For a man described as brilliant, Barton is imperceptively slow and impervious to his surroundings. Critic Stanley Kauffman raised a series of questions about Barton’s character–Would such a man have colluded in hiding a body Would he then have sat down and written in heat Would he have remained calm when his hotel is on fire and he is handcuffed to his bed But rigorous realism is not a yardstick to apply to a Coen film.

barton_fink_2The strained narrative and flawed characterization are meant to be excused because they serve as a platform for the Coens’ stylistics. With Dennis Gassner’s “distressed Deco” design and Roger Deakins’s lighting, the Coens imbue almost every shot with virtuosity: the producer’s office, the dank little hotel room, immense close-ups of the typewriter. To convey decay, the interior sequences are in Rembrandt’s sepia tones and the wallpaper is decorated with rotting banana leaves. Scenes set in the Hotel Earle were filmed in the lobby of the Wiltern Theatre, where the banana trees had been left for days to wither in the sun. When the theater owners got apprehensive about Gassner’s plan to “distress” their new carpet, the filmmakers found the same carpeting at the drydocked Queen Mary in Long Beach, where the New York scenes were shot.

Fink’s real education takes place not at Capitol Pictures but in the hotel, which is the Coen’s most memorable character. A miserable place, the hotel has endless green corridors with symmetric rows of shoes and feebly lit rooms that underline the dwellers’ isolation. The hotel becomes a physical metaphor for Fink’s tormented psyche, and at the end, stands for his hellish metaphysical state. Typically, the Coens provoke Fink’ transformation with sudden violence, heralded by a brash visual pun. While Fink makes love to Audrey, the camera tracks from her feet along the floor, up to the bathroom and then literally down the drain in the sink. When next seen, Fink’s life has taken the same journey; he’s sunk into the abyss of darkness and murder.

barton_fink_4A hyperbolic vision of 1940s Hollywood gives the film’s studio atmosphere a recycled Fitzgerald or Hawthorne ring–some of the settings recall The Day of the Locust. A more immediate inspiration is provided by The Shining and its hero (Jack Nicholson), a writer locked in a huge Gothic hotel. But Barton Fink goes further than Stanley Kubrick in depicting a writer who’s first paralyzed by the “unreality” he’s asked to write about, then liberated by a severe reality shock. At the end, Barton’s eyes have been opened: He sits on the beach with an ambiguous gift, a box that contains human remains–and stares at a real bathing beauty looking out to sea.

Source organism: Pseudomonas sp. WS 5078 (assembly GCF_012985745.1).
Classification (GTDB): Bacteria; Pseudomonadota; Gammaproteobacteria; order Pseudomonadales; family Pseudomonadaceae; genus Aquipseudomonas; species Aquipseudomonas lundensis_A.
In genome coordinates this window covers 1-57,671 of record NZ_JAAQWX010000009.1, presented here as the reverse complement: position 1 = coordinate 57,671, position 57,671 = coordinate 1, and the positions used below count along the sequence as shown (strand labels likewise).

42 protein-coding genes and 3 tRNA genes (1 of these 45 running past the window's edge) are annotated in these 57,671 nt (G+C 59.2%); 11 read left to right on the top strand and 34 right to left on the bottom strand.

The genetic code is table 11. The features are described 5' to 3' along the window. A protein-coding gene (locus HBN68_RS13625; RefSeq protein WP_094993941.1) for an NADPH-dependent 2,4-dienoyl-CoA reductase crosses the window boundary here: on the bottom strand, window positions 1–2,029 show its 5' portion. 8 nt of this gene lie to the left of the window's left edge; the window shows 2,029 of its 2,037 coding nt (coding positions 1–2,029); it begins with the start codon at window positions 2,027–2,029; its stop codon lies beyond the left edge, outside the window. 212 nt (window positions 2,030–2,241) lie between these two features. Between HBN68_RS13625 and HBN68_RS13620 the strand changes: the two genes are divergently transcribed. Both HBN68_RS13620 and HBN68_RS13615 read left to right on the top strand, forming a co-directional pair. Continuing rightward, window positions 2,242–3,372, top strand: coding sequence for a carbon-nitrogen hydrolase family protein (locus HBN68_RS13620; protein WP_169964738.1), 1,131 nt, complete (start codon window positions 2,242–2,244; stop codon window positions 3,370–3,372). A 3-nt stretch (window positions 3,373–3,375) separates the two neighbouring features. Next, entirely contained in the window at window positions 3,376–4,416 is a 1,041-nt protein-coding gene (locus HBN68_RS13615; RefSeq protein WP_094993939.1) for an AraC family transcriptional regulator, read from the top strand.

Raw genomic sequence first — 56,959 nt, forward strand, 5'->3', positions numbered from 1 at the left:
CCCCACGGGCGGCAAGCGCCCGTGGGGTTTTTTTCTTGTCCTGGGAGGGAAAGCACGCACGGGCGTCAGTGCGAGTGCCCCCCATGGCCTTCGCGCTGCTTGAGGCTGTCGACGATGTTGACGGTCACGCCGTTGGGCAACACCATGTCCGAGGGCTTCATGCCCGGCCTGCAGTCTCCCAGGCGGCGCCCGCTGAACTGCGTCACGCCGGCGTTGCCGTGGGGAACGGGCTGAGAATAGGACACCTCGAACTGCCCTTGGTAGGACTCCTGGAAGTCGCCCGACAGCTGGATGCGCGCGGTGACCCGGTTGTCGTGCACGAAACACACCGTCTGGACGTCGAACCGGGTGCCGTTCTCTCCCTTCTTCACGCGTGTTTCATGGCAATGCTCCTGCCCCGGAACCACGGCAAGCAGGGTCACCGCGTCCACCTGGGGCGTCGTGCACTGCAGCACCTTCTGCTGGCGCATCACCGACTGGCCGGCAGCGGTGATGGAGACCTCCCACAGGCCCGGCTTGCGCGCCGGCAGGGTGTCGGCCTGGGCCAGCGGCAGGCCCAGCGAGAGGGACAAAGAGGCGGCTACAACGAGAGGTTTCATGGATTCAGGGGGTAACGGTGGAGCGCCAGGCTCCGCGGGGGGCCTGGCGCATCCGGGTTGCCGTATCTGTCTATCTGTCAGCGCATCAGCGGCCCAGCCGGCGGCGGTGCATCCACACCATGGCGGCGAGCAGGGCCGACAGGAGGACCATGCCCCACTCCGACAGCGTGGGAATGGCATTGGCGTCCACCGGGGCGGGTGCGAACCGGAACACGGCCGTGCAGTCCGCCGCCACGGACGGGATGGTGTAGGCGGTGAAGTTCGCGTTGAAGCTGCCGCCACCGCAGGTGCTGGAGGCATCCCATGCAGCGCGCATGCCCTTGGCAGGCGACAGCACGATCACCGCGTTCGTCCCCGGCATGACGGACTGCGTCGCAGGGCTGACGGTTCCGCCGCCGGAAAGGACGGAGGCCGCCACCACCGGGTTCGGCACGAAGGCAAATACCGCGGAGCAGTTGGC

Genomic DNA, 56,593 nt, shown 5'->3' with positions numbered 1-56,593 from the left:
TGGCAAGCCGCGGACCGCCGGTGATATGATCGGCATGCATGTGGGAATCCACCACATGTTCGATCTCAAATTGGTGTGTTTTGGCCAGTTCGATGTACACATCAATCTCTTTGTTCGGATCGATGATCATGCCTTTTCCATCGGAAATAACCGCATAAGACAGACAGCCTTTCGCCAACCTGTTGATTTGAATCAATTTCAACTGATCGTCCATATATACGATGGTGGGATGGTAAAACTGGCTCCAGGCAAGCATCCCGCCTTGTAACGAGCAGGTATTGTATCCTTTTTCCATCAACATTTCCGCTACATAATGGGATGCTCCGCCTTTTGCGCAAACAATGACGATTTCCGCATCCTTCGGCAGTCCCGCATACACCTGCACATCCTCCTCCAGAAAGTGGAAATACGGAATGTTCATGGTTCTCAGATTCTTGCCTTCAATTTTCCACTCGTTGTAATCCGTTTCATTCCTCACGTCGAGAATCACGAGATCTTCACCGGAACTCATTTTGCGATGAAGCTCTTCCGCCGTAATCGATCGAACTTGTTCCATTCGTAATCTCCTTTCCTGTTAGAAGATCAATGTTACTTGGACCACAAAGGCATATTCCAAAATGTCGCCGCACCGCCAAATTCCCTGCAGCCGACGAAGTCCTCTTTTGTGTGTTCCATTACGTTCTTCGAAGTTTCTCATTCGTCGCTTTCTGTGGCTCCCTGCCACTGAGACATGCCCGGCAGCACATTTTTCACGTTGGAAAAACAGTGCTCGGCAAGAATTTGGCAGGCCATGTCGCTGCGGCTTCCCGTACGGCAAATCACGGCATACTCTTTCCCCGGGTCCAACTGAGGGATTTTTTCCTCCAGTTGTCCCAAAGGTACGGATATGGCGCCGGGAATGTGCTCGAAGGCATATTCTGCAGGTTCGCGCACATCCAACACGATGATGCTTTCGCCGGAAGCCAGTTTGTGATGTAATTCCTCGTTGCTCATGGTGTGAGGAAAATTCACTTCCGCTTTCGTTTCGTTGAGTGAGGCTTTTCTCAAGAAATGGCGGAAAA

Stylistically, Barton Fink was influenced by Roman Polanski’s surrealistic, darkly comic vision, which turns the brooding satire into a horror movie. Employing subjective camera, the tale is shot from Fink’s distorted P.O.V., with experiences filtered through his claustrophobic sensibility. Echoes of Billy Wilder’s Sunset Boulevard are also evident: In both movies, the protagonist is a desperate writer suffering a block. Sunset Boulevard opens with a surreal touch–the narrator is a corpse in a swimming pool–and the Coens use surrealism to register Fink’s unconscious.

Throughout, flamboyant camera moves decorate the picture–a dolly-shot into the bell of a trombone, a shot of Fink sleeping with a pillow over his blank face. The color schemes verges on the psychedelic: the glue dripping from the peeling wall paper is a sickly yellow, the ocean in the postcard is a bright blue, Audrey’s crimson lipstick foreshadows the violent burst of red that will change Barton’s life, and the climactic fire is in apocalyptic red.